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A drink with… Shervene Shahbazkhani, Bacardi

Bacardi’s Northern Europe brand ambassador talks to us about career progression, competitions and spirits category predictions.

Shervene Shahbazkhani, Bacardi’s northern Europe brand ambassador

What’s the biggest thing you’ve learned from your time in the drinks industry?

Professionalism. If you think of the industry, it’s large and expansive: pubs, clubs, restaurants, bars… I guess what stands out to me is that those who have taken it seriously, taken it as a career, and learned about craft and cocktails, they’re the ones that have gone really far.

What made you decide to jump from the on-trade to brand ambassador?

I loved the training and education side. I’m not shy and I quite like to stand up and present to a group. But I also love the strategic, creative and marketing sides of the role. I’ve always been a geek and bookworm; I love putting plans in place and seeing them come to fruition. And I still get to do the creative drinks part, too.

Do you think this step is becoming something of an established career move for bartenders?

I don’t think it’s necessarily seen as a promotion; it’s just approaching the industry from a completely different angle. I know some people think this is the easy way out, but it’s just as hard work and as creative as working in a bar. Other jobs are equally established. If you look at operations manager roles there’s so much travel, so much creativity. I guess it’s just a kind of step up, but it’s not the only step if you want to build your career. There are so many options.

How do you think the industry is changing?

What I’ve really noticed in the last two to three years is bartender awareness of social media. Everyone’s become their own PR agent, very digitally savvy. And because you know what’s happening all around the world, people have become more conscious of how they present their bar and cocktail menus. This greater presence online isn’t just from big hotel groups with a PR team – it’s smaller bars as well. And bartenders themselves know what they need to do to improve their careers. It’s become a much more competitive environment.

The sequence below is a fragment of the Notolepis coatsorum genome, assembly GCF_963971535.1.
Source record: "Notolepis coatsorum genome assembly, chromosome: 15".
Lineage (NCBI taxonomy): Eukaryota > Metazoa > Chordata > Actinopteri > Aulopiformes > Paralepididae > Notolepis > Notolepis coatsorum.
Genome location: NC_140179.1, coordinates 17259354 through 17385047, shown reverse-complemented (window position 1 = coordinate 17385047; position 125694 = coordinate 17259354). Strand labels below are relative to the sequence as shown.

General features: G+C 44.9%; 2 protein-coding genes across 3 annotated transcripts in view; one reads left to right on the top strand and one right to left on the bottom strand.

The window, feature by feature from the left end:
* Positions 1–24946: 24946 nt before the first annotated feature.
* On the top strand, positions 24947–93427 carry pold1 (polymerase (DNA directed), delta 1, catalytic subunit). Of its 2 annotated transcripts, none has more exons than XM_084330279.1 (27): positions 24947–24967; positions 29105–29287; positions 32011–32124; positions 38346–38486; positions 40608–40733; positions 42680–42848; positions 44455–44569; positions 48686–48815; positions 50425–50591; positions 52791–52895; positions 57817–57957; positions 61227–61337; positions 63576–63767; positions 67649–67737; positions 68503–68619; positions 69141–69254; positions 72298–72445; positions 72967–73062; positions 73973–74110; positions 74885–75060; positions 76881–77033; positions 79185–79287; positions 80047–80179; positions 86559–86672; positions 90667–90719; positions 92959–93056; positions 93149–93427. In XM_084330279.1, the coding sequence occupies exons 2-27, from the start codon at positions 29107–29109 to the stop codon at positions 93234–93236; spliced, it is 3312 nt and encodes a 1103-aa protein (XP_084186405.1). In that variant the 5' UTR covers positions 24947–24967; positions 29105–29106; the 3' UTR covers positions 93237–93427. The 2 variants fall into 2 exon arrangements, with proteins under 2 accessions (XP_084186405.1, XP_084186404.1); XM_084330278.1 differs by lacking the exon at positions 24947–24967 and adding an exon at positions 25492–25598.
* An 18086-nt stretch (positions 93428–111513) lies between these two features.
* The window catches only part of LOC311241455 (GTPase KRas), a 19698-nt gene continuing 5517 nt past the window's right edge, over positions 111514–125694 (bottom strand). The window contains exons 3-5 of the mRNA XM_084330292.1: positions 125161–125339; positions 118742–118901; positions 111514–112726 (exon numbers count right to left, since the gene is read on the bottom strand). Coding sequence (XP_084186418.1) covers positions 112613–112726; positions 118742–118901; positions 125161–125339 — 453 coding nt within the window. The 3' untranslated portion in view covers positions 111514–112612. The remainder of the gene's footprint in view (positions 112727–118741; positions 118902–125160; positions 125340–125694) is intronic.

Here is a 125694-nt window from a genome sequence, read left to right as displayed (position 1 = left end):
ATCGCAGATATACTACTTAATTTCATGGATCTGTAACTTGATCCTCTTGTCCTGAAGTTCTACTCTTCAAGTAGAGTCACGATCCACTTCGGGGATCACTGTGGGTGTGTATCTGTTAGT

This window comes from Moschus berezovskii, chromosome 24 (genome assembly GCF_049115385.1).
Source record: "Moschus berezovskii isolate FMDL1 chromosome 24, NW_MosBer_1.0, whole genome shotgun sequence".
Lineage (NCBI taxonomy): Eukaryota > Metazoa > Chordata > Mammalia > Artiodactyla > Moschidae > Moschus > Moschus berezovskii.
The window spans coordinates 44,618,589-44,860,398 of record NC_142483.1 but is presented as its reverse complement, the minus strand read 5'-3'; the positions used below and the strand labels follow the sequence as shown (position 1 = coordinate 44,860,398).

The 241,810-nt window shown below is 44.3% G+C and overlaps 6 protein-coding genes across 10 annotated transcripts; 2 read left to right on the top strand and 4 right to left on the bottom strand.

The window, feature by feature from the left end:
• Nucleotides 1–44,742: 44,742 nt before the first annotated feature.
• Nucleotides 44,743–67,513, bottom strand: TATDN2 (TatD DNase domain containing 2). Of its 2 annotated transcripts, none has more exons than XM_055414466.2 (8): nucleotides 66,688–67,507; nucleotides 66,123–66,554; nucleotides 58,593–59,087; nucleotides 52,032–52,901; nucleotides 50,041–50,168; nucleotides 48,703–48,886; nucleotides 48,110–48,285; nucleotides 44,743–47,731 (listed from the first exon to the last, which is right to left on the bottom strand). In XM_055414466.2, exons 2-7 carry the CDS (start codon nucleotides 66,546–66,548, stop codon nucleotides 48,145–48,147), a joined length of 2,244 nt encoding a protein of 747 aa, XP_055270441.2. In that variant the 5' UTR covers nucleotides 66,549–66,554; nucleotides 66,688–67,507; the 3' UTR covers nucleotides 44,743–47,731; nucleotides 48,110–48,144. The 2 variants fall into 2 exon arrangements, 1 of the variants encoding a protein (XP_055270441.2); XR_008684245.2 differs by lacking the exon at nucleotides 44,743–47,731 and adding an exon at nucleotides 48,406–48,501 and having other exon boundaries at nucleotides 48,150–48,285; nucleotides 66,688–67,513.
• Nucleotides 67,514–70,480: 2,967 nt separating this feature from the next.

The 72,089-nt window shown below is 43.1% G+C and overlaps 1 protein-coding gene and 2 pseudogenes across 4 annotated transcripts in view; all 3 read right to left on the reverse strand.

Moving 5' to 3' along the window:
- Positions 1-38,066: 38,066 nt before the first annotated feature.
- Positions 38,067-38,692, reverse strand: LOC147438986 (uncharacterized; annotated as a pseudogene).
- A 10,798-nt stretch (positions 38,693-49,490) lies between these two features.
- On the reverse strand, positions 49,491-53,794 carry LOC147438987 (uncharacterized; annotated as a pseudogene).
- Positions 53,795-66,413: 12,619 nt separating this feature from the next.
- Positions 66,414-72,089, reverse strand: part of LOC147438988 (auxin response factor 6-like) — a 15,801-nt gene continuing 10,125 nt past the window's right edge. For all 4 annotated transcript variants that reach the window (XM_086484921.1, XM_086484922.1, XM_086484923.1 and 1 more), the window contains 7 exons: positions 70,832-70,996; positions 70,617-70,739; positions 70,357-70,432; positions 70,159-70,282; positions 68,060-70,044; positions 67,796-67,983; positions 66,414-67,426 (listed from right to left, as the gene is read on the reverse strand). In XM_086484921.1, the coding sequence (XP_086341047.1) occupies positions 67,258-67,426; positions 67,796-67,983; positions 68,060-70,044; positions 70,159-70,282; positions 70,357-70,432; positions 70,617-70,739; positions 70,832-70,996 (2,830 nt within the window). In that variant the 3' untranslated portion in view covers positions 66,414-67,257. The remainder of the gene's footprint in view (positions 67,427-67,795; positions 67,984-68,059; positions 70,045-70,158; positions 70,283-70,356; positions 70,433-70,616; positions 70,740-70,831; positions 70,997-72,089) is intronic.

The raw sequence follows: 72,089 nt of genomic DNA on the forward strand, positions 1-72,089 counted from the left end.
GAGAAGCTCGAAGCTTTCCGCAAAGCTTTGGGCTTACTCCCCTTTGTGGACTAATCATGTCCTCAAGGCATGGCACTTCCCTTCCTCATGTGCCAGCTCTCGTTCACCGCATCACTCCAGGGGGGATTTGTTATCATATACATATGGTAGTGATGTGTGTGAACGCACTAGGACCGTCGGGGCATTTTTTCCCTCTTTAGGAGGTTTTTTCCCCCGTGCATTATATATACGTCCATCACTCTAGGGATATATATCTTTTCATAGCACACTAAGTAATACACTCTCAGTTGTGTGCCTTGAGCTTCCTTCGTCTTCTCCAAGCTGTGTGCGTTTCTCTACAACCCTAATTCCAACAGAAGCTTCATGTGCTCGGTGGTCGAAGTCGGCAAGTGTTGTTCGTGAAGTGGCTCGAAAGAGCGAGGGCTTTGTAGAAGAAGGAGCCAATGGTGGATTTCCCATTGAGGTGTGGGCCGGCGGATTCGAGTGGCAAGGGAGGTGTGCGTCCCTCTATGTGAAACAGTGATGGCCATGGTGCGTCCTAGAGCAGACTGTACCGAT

What trends have you identified for 2016?

There’s a lot going on around sustainability – take [Hoxton cocktail bar] White Lyan for example: no ice, no perishables. More bars are doing that – minimising their footprint and waste. I also think there’s a revolt back to making things simple. I was in Australia recently and they were using a lot of juicers, and I kind of hope that comes over here.

You’re very involved with Bacardi Legacy. Tell us about the competition and how it’s different from other events…

I’ve been involved with Legacy from near the beginning. It was a competition born in the UK and then it went global. I’ve seen it grow over the last seven years. It’s not just about creating a drink on the evening, crowning a winner, then moving on. It’s about finding a cocktail that has the potential to become a classic, then giving the bartender the budget to market it and see which stands the test of time. It really gives the drink a lifespan and a legacy, which is what that name’s about. It gives a platform for bartenders to really boost their careers.

Why should bartenders take part in cocktail competitions?

I can’t stress enough how valuable cocktail competitions can be. They are certainly something that built my career. I wouldn’t have got my job at Bacardi without entering competitions. When you’re not living in a main city you’re not always front-of-mind, so you have to make the extra effort to stand out. Cocktail competitions help you do so. Yes, it does take up time, but in that time you’re learning to be a better presenter, you’re learning about the industry, you’re learning about the brand… I benefitted from taking the time before to study and learn so you become faster, more confident and a better bartender in general.

How can the industry keep consumers excited about the rum category in general?

If you look at the UK and category-specific bars, the rum ones tend to [do well] because rum is so versatile and approachable. I think rum and consumers are going to go the distance. There’s still a job to be done. Sometimes when you say ‘rum’ to the public, they think it’s really strong and not their cup of tea. There are white rums, spiced rums, aged rums, gold rums. But we’re getting there. We need to bring it more to the off-trade. It’s hard to know what rums to pick for which occasion. We do it well with wines, but not with rum. Making purchasing easier is key to the future.

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